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HUDSON -- A bestselling author kept her writing secret from everyone but her husband, who wasn't allowed to read it until her first book was published.
Author Mary Kubica June 28, shared her writing experience with more than 50 readers of her "chilling psychological thriller" at the Hudson Library and Historical Society.
"Every Last Lie" is a widow's search for the truth after her husband's tragic death in a car accident that may not have been accidental.
She writes in first person because "I felt like I was outside with a third person perspective."
"Every Last Lie" is written from two points of view, Clara and her husband, Nick, before he dies.
Kubica said she writes each point of view separately and then merges them like a deck of cards being shuffled.
A New York Times and USA Today best selling author, Kubica has written "The Good Girl," Pretty Baby" and "Don't you Cry."
"The Good Girl" was an Indie Next, received a Strand Critic Nomination for Best First Novel and was a nominee in the Goodreads Choice Awards in "Debut Goodreads Author" and "Mystery & Thriller."
Kubica began writing as a young girl and lived vicariously through her characters. She didn't dream of sharing her stories.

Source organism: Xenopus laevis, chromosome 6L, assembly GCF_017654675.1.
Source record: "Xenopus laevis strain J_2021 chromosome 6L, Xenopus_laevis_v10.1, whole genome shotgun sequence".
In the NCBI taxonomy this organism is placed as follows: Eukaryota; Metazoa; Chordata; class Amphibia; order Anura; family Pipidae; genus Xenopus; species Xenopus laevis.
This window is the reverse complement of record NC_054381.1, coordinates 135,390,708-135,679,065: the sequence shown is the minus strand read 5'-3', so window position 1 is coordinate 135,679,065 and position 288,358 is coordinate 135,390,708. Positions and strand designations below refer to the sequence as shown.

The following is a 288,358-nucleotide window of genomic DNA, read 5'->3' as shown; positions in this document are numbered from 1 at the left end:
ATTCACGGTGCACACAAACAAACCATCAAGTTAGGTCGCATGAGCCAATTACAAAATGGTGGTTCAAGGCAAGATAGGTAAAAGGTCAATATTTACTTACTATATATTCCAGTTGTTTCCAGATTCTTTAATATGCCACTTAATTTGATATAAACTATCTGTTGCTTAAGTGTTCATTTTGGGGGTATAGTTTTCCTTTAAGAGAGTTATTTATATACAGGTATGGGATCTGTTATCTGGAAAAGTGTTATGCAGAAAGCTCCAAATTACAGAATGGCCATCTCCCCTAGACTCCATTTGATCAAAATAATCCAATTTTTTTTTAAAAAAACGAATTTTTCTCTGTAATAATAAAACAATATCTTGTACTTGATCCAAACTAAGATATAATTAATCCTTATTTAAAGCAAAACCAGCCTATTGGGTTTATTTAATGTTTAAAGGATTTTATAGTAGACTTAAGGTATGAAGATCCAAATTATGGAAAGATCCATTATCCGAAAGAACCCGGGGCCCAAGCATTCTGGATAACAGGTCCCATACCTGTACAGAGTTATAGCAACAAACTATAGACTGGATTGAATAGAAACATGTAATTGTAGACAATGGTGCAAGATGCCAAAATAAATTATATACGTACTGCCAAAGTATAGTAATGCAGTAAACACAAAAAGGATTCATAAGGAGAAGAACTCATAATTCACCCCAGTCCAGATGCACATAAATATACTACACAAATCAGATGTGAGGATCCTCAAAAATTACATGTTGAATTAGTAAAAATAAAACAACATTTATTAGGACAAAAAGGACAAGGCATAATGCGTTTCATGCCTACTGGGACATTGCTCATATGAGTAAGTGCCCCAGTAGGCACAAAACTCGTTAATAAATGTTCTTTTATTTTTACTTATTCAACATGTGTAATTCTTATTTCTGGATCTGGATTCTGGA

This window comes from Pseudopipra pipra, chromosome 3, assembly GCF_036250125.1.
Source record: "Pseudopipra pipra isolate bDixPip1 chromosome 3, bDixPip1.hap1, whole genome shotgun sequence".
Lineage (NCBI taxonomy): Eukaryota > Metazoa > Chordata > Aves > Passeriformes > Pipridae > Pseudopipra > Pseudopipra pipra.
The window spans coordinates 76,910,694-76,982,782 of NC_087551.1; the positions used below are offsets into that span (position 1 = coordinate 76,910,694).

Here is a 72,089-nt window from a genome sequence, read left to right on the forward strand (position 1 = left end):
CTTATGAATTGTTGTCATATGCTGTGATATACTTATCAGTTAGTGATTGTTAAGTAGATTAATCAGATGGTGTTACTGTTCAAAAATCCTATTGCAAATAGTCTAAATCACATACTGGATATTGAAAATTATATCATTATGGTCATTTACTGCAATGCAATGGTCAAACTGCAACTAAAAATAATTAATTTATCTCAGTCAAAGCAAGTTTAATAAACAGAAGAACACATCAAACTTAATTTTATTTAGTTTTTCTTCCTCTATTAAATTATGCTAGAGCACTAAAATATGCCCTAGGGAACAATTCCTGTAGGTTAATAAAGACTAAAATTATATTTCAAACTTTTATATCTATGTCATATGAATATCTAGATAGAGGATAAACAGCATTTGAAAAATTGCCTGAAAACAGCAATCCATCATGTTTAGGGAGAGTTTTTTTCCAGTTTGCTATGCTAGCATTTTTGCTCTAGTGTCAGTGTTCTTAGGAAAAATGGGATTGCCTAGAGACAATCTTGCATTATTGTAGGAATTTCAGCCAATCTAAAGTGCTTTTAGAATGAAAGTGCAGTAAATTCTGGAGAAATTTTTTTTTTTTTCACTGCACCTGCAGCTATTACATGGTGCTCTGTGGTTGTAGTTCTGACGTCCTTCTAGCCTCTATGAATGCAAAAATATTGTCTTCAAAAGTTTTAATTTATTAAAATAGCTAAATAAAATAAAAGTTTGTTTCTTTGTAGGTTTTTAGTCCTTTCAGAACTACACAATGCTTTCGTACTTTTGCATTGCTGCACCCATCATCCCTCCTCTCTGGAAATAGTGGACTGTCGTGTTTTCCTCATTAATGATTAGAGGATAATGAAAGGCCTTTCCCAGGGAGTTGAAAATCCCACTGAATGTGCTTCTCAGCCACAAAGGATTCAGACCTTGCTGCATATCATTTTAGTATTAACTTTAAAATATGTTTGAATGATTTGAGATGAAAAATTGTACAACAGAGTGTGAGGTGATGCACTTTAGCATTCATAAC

"I was shy about writing and kept it private," Kubica said. "I was passionate about writing but didn't want to be an author."
Instead she became a history teacher, but after the birth of her children, she resumed writing.
"I was quickly consumed by it," Kubica said. "I felt guilty not doing other things [chores]."
She learned by trial and error and found her voice with thriller mysteries.
It took Kubica five years to write "The Good Girl." She sent it to nearly 100 agents and was rejected by every one. When the rejections arrived in the mail, she rushed out to retrieve them before her husband saw them.
"It was so demoralizing," Kubica said.
Two years later, an agent contacted her about the book for publication.
"It was a dream come true," she said.
She was contracted to write a second book, "Pretty Baby" but her first proposal was rejected.
"I had only one idea," Kubica said. "I was under deadline and losing time. I needed a new idea."
She had an image of a teen holding a baby and wrote the first chapter, Kubica said.
"It was not inspiration," she said. "It was desperation."
Kubica answered questions from the audience and signed books afterwards, giving fans a chance to meet their favorite author.
Hudson Library and Historical Society offers programs every month on a variety of subjects, including wellness, walking tours, music, book clubs, cooking, genealogy and culture. For more information, visit hudsonlibrary.org